QASymphony / Blog / Aligning Business Goals with QA Metrics: Your Most Frequently Asked Questions Answered
Aligning Business Goals with QA Metrics: Your Most Frequently Asked Questions Answered
Earlier this month, QASymphony hosted a webinar with guest speaker Adam Satterfield, who shared a different approach to QA reporting that focuses on helping the business measure release readiness and assess overall application quality over time. During the webinar, Satterfield shared the three key areas around which QA leaders and testers should organize their reporting to demonstrate business value: the cost of a defect, efficiency gained from test automation and risk identification through coverage metrics. Then, QASymphony’s Director of Product Ryan Yackel demonstrated how to collect these metrics and develop executive-level reports using qTest Insights.
After Satterfield’s presentation, a lively discussion ensued, but we couldn’t get to every question during the live event. To answer your most frequently asked questions, we caught up with Adam to put together the responses below.
1. Can you elaborate more on flakiness? Does the tool [qTest Insights] detect duplicate tests in the test suite?
Satterfield: Yes, the tool definitely does detect duplicate tests in the test suite.
In terms of flakiness, we have found that some automation teams spend as much as 40 to 60 percent of their eight-hour workday just rewriting and doing maintainability on tests instead of creating new test for new functionality. Having the ability to understand at a glance how robust a test is and whether it follows a certain set of guide posts becomes very important.
2. How exactly do you measure coverage by stories or AC? Do you have an example?
Satterfield: There are a couple of ways you can approach this. You can use something like SonarQube to understand your unit and integration coverage by the code pass. Alternatively, you can look at, from an automation standpoint, hooking some of those results in to do something very similar.
When you think about either tracking coverage by your acceptance criteria or your user stories, it really depends how granular you get as an organization with your acceptance criteria. If your acceptance criteria are essentially turning into your acceptance tests and you don’t really have this interstitial state between user story to acceptance criteria to acceptance test, you can just track it by the user story. So the user story represents a certain set of functionality. And typically what we would do is have some custom fields in Jira that say “this user story impacts this system or this application.”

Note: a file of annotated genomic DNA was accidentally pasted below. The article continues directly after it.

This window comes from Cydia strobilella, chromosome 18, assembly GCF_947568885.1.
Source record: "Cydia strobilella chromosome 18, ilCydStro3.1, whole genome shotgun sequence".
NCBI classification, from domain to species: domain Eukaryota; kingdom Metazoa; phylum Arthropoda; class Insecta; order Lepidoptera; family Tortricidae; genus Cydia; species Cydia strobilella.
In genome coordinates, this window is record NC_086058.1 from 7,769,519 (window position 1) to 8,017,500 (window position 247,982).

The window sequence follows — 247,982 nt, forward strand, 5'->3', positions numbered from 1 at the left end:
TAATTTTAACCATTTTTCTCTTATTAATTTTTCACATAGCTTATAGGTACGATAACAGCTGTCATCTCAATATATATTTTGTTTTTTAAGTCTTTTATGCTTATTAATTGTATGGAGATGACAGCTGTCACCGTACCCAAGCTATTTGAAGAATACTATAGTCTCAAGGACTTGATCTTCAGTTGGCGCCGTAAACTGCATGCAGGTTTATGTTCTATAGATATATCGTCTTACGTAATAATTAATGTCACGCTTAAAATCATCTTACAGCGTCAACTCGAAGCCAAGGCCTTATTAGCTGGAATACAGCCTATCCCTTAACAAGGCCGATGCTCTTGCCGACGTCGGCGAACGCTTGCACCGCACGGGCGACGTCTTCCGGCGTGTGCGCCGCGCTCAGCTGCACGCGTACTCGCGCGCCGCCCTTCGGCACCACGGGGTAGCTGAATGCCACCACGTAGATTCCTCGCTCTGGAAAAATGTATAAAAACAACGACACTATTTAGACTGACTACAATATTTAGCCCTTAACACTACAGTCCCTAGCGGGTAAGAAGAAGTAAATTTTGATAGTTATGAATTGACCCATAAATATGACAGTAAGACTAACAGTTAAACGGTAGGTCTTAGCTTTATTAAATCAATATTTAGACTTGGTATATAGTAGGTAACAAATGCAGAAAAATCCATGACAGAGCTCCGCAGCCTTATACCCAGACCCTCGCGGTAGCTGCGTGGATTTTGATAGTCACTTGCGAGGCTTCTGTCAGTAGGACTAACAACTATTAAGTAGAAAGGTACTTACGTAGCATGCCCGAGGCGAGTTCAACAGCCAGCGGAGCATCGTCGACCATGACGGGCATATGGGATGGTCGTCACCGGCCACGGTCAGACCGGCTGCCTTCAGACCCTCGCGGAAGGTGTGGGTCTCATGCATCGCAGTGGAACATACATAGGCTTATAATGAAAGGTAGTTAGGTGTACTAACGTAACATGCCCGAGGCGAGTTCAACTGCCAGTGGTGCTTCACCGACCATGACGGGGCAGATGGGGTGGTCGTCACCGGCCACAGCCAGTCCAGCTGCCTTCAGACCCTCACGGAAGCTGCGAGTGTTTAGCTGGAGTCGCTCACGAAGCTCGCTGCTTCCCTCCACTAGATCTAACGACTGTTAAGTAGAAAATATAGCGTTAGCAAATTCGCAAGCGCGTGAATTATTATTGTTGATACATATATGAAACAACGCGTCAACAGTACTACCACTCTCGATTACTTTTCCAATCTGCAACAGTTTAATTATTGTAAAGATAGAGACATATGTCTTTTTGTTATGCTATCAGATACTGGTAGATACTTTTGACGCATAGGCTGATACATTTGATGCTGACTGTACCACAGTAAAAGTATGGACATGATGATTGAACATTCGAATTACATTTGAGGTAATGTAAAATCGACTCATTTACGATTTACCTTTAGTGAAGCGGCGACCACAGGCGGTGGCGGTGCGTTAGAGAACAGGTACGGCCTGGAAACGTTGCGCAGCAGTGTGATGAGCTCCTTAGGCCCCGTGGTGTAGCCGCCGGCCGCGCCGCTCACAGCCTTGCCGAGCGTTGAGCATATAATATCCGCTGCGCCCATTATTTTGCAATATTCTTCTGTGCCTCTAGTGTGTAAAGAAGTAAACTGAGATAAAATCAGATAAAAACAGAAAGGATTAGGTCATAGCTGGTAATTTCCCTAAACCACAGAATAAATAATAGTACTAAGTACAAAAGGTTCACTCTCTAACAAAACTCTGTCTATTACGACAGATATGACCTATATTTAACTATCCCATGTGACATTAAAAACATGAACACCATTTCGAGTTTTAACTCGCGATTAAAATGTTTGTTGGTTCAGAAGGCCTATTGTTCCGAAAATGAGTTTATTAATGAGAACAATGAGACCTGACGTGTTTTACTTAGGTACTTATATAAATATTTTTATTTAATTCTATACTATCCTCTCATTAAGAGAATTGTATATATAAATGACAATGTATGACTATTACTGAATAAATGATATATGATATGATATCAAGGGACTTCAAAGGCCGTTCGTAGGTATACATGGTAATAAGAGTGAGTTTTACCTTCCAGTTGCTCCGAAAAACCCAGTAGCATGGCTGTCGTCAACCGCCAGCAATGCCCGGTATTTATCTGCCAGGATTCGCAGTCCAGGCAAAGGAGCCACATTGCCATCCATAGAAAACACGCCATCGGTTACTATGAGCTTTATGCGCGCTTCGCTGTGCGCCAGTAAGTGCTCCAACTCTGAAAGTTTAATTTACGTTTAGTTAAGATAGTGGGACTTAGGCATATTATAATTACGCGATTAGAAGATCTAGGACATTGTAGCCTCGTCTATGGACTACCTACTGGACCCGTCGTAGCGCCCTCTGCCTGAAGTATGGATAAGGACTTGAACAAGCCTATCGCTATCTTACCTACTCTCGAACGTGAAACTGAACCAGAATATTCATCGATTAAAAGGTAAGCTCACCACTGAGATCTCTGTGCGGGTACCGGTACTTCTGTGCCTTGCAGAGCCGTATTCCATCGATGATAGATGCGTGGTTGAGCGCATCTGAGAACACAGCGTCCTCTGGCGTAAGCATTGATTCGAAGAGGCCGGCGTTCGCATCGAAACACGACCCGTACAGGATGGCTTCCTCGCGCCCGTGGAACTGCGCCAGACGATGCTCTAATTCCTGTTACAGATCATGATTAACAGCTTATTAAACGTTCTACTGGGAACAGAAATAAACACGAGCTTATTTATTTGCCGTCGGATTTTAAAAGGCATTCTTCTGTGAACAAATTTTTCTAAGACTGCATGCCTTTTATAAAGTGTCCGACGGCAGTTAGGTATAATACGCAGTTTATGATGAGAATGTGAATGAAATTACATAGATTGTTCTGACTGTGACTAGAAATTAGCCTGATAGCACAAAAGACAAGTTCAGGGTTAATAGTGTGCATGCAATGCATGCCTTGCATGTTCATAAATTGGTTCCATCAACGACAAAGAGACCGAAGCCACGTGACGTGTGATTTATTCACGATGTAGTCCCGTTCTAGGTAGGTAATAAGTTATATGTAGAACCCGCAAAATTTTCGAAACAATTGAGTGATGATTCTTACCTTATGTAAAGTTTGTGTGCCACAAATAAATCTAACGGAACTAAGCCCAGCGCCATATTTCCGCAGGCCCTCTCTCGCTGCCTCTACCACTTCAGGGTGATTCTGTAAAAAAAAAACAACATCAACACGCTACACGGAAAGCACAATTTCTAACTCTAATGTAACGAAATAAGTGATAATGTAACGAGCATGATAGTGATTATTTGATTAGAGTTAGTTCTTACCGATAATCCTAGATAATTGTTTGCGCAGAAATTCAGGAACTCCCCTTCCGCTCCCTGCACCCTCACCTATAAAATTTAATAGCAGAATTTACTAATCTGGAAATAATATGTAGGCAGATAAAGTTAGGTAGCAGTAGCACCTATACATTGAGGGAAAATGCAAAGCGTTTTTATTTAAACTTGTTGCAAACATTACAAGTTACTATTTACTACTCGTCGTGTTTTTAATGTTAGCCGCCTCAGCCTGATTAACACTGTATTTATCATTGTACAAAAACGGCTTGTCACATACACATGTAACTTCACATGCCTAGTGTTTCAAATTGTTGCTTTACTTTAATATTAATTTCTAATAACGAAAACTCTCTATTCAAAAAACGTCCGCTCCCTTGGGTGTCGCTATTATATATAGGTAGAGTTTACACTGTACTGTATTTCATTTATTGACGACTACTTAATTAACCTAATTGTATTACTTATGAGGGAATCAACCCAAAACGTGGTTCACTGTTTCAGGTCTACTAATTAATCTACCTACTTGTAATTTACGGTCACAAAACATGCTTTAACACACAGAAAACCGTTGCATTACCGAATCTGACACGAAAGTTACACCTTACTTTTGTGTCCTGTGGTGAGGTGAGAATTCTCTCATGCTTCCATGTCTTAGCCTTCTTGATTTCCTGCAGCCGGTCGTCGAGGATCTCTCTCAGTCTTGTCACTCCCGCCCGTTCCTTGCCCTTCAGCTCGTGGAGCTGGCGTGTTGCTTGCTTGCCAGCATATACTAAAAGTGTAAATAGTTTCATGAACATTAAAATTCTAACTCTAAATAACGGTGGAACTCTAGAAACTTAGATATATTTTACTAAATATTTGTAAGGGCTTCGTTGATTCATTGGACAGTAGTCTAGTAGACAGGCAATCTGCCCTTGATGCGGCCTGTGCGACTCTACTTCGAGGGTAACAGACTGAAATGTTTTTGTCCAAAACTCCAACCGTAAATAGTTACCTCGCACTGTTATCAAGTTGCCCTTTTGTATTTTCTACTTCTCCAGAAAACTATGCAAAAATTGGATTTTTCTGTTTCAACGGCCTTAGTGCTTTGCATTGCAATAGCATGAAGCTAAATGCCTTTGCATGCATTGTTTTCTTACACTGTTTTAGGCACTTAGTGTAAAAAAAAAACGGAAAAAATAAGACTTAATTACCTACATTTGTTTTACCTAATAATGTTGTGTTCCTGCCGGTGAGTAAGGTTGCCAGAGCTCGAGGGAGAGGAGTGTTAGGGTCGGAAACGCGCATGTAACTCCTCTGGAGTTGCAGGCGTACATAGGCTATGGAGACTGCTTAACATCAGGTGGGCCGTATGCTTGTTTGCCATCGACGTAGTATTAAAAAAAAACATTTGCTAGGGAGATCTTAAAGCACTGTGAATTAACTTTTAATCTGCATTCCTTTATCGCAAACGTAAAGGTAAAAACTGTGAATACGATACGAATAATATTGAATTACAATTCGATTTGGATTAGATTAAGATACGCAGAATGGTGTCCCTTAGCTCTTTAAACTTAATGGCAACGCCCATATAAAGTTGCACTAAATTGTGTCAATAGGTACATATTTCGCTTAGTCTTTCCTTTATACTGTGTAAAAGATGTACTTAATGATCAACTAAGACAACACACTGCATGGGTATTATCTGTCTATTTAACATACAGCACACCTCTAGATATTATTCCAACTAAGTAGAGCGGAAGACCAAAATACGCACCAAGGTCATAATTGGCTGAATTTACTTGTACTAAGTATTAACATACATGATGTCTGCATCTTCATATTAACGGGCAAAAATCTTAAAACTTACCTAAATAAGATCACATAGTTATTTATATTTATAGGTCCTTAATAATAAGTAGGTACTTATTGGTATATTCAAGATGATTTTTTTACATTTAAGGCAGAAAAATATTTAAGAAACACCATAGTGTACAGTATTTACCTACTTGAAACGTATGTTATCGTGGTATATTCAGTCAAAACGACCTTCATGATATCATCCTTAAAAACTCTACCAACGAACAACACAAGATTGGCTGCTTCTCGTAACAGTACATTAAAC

And then we can essentially tie that back into whether or not we have a test for it, as well as if that test actually interacts with that area of the application. Then we can assume a certain level of coverage. The information that the coverage piece is providing is simply letting you know probable risk and probable impact. This should just be used as information for the greater picture as a whole and not as a “we have 100 percent trust that we are tracking coverage based on our test cases with this information.” I don’t think you can really get that with that coverage piece. It is simply another avenue to provide some additional information so you can understand probable risk and any potential areas that you may need to look at with your QA team.
3. Early on you mentioned tracking defect time. Can you discuss more? E.g., should there be an estimate to fix and to test the fix? Is there an actual “time spent” metric that should be captured?
Satterfield: Typically, with most teams, I like to combine the development and testing hours into the overall estimate. I’m not a huge fan of having different story points or hours for the developers and the testers. To me, it’s about how you meet that definition of done for that story. And if you think about treating defects or stories, it’s about the same thing – how do we get this done and how much effort is the team putting into getting that information in? So with that, one of the big things is that yes, actual time spent is where the money is for tracking defect time!
4. Is there any way to track code churn from an automation standpoint? How often automated cases get changed?
Satterfield: There are some ways you can do that depending on the framework that you use, but it is very framework-specific. So yes, it’s definitely possible and there are certain things you can put into your code base that will allow you to track that.
There are also certain tools you can use to track code churn. For instance, if you use something like BitBucket and you are checking your code in and out, and you can ensure that your team is following good code check-in and check-out procedures, you can certainly check the history of the check-ins and check-outs. But you have to make sure you treat your automation code as if it was production code. Treating it in that way and using good check-in and check-out procedures will be the easiest way to track your code churn.